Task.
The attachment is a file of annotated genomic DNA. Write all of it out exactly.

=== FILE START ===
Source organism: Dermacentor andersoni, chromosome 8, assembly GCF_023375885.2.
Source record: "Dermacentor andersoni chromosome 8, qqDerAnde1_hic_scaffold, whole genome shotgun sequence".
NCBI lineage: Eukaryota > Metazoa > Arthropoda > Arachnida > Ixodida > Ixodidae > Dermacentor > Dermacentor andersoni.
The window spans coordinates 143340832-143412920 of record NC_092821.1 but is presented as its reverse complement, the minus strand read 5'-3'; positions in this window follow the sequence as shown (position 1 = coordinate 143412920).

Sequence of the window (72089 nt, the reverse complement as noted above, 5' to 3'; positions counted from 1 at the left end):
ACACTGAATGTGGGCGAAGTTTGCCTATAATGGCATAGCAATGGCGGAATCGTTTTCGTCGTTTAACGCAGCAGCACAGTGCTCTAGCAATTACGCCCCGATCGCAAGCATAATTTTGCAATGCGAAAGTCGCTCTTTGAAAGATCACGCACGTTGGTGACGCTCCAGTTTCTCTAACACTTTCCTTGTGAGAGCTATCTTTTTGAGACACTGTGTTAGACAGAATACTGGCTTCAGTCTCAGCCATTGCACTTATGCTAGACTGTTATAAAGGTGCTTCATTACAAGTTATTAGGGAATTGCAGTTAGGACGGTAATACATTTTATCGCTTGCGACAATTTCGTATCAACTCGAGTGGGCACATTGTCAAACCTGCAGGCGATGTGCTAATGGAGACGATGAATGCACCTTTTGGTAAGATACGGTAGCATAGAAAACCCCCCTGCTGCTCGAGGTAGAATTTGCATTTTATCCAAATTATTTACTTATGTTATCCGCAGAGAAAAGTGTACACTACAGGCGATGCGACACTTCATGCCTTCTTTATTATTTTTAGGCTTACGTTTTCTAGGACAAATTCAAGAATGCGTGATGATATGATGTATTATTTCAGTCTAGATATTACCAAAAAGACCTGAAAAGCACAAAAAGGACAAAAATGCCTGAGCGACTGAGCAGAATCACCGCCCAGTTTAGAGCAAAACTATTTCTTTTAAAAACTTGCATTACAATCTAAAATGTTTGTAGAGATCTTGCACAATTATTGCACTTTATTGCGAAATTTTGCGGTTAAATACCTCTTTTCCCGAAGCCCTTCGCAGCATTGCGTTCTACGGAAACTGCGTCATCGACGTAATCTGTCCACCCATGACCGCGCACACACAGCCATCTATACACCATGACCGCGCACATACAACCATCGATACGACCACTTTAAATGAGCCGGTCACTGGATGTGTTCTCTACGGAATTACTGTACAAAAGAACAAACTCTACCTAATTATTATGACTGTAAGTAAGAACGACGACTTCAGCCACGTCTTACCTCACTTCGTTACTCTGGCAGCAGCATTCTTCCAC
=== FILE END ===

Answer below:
Source organism: Dermacentor andersoni, chromosome 8, assembly GCF_023375885.2.
Source record: "Dermacentor andersoni chromosome 8, qqDerAnde1_hic_scaffold, whole genome shotgun sequence".
NCBI lineage: Eukaryota > Metazoa > Arthropoda > Arachnida > Ixodida > Ixodidae > Dermacentor > Dermacentor andersoni.
The window spans coordinates 143340832-143412920 of record NC_092821.1 but is presented as its reverse complement, the minus strand read 5'-3'; positions in this window follow the sequence as shown (position 1 = coordinate 143412920).

Sequence of the window (72089 nt, the reverse complement as noted above, 5' to 3'; positions counted from 1 at the left end):
ACACTGAATGTGGGCGAAGTTTGCCTATAATGGCATAGCAATGGCGGAATCGTTTTCGTCGTTTAACGCAGCAGCACAGTGCTCTAGCAATTACGCCCCGATCGCAAGCATAATTTTGCAATGCGAAAGTCGCTCTTTGAAAGATCACGCACGTTGGTGACGCTCCAGTTTCTCTAACACTTTCCTTGTGAGAGCTATCTTTTTGAGACACTGTGTTAGACAGAATACTGGCTTCAGTCTCAGCCATTGCACTTATGCTAGACTGTTATAAAGGTGCTTCATTACAAGTTATTAGGGAATTGCAGTTAGGACGGTAATACATTTTATCGCTTGCGACAATTTCGTATCAACTCGAGTGGGCACATTGTCAAACCTGCAGGCGATGTGCTAATGGAGACGATGAATGCACCTTTTGGTAAGATACGGTAGCATAGAAAACCCCCCTGCTGCTCGAGGTAGAATTTGCATTTTATCCAAATTATTTACTTATGTTATCCGCAGAGAAAAGTGTACACTACAGGCGATGCGACACTTCATGCCTTCTTTATTATTTTTAGGCTTACGTTTTCTAGGACAAATTCAAGAATGCGTGATGATATGATGTATTATTTCAGTCTAGATATTACCAAAAAGACCTGAAAAGCACAAAAAGGACAAAAATGCCTGAGCGACTGAGCAGAATCACCGCCCAGTTTAGAGCAAAACTATTTCTTTTAAAAACTTGCATTACAATCTAAAATGTTTGTAGAGATCTTGCACAATTATTGCACTTTATTGCGAAATTTTGCGGTTAAATACCTCTTTTCCCGAAGCCCTTCGCAGCATTGCGTTCTACGGAAACTGCGTCATCGACGTAATCTGTCCACCCATGACCGCGCACACACAGCCATCTATACACCATGACCGCGCACATACAACCATCGATACGACCACTTTAAATGAGCCGGTCACTGGATGTGTTCTCTACGGAATTACTGTACAAAAGAACAAACTCTACCTAATTATTATGACTGTAAGTAAGAACGACGACTTCAGCCACGTCTTACCTCACTTCGTTACTCTGGCAGCAGCATTCTTCCAC